TIME OUT At 3:30, I take another break. I might use the restroom or grab a bottle of water from the break room on the main floor. It saves me the time of going downstairs and coming back up. I’m starting to get tired. I’ll sit in a chair, check my phone, answer texts and look at Instagram.
AFTERNOON RUSH 3:45 to 5 is our busiest time. The line has backed up. People have come later than their appointment time. I haven’t had anyone who isn’t supposed to be here, but a lot of people ask if I can get their spouse an appointment. I feel bad because I can’t. They all know it’s a “no,” but they ask to see if they get lucky.
THE WAIT LIST Out of nowhere it gets slow from 5 to 6:30. The pharmacists are trying to figure out how many syringes they will need. They don’t want to draw up extra, and you only have a six-hour window to use them. If we have extras we call people who are on a wait list to see if they can come down. Those people I give shots to are the most excited because they didn’t expect it. They’ve dropped everything to be here.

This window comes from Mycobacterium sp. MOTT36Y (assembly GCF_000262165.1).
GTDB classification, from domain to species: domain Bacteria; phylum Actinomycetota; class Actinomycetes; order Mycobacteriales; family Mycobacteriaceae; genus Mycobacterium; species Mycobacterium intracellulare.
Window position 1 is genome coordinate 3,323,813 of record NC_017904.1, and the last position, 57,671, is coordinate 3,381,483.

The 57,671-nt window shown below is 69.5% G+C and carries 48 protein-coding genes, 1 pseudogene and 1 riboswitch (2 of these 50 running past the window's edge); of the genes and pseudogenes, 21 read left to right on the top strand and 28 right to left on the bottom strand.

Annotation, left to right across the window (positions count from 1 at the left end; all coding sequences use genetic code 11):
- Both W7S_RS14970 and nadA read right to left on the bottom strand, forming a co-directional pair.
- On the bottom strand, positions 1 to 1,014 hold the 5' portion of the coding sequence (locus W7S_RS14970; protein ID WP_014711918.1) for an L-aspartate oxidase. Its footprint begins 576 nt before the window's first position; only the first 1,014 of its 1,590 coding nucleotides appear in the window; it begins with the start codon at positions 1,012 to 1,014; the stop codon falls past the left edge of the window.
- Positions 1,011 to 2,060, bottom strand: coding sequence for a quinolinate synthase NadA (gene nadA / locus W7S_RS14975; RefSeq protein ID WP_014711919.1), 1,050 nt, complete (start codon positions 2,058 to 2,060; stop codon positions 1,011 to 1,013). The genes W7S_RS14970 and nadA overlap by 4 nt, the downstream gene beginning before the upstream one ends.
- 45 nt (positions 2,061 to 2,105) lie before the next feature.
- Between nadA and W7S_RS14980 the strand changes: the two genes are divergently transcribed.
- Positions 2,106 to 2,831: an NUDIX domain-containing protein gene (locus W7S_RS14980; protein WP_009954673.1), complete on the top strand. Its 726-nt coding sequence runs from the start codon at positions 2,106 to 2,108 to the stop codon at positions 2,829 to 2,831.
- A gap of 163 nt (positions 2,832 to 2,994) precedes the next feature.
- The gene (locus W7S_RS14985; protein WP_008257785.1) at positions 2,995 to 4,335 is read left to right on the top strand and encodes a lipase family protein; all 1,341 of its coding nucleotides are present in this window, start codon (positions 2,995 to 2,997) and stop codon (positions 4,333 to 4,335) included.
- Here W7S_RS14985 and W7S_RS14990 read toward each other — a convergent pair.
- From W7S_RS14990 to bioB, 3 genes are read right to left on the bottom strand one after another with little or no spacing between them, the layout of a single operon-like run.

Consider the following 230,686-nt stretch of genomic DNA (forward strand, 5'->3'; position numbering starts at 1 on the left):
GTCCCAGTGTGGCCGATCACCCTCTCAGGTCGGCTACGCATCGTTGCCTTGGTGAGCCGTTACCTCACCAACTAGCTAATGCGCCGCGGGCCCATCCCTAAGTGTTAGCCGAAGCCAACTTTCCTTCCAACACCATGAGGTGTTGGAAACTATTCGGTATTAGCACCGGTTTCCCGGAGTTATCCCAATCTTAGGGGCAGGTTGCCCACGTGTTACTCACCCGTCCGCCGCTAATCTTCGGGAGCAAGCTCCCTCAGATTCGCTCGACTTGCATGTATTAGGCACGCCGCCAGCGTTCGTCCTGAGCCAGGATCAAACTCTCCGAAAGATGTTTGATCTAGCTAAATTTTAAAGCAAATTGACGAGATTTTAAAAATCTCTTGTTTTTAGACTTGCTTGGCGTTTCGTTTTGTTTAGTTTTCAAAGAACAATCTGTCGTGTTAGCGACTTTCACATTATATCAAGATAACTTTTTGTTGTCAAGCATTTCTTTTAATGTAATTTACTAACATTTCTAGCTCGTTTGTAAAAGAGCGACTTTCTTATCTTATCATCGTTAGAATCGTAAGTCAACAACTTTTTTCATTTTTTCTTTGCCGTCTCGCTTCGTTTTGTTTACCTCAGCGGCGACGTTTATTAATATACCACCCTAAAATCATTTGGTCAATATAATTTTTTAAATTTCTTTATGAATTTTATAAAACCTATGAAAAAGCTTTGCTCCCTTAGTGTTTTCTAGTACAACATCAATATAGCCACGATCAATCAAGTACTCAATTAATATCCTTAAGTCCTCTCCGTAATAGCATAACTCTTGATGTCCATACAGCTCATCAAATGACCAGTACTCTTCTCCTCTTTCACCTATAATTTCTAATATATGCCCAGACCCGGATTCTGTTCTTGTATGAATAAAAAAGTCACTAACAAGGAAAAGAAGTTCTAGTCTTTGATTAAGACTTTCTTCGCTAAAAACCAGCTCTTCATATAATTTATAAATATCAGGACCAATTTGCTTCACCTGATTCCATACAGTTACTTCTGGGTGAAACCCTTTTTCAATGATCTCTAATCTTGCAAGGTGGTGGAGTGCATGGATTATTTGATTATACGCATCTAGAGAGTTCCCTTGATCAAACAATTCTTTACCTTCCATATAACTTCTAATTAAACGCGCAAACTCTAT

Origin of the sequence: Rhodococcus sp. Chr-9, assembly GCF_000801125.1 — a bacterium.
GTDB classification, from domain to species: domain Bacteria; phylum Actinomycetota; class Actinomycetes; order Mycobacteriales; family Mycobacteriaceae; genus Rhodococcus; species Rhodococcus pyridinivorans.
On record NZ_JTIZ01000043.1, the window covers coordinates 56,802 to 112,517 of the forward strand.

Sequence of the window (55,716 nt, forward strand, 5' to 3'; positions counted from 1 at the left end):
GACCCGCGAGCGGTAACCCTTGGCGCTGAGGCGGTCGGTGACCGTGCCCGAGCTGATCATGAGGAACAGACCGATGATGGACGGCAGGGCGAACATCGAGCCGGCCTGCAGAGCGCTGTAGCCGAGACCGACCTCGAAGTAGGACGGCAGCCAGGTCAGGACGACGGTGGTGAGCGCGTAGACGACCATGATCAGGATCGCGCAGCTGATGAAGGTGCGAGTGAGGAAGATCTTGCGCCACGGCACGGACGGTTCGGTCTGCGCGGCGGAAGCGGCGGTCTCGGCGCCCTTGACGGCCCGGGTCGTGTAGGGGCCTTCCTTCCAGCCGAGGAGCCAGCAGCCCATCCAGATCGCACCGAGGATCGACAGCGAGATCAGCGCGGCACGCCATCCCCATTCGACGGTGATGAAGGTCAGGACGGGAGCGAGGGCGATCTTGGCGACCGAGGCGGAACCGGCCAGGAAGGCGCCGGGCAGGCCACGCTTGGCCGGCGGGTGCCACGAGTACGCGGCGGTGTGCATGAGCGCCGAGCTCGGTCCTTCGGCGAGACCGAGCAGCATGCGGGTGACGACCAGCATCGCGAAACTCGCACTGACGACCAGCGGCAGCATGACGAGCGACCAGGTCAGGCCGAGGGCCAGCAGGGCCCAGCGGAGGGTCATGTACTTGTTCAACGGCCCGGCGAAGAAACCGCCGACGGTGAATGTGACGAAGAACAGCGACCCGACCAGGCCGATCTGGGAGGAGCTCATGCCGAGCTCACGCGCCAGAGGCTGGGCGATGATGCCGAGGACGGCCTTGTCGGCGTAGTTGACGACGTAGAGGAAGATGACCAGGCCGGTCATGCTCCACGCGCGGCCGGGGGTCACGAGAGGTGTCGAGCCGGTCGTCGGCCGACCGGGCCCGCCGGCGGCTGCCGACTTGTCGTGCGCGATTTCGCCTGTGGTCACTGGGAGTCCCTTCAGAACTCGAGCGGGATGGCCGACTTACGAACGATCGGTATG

COUNTRY MUSIC COMMUTE At 7, I clean up, organize and sanitize the table. I meet so many different people I’m mentally and physically exhausted. My body hurts. I clock out and exit the building the same way I came in. The air is refreshing. I haven’t had any all day. I enjoy the work, but I’ve been on my feet for 12 hours. My mother has parked in the front and is waiting for me. She loves to talk, but I’m talked out so we turn on the radio and listen to country music.
TOO TIRED I’m home by 8. I’m starving at this point. My mother has cooked dinner, and I’m so grateful. I shower and do my face routine. I fall into bed around 9:30. I might watch some Netflix. I just finished “Bridgerton.” Lately I’ve been too tired to do anything else. My friends feel they haven’t seen me. They don’t understand I’m working 12-hour days.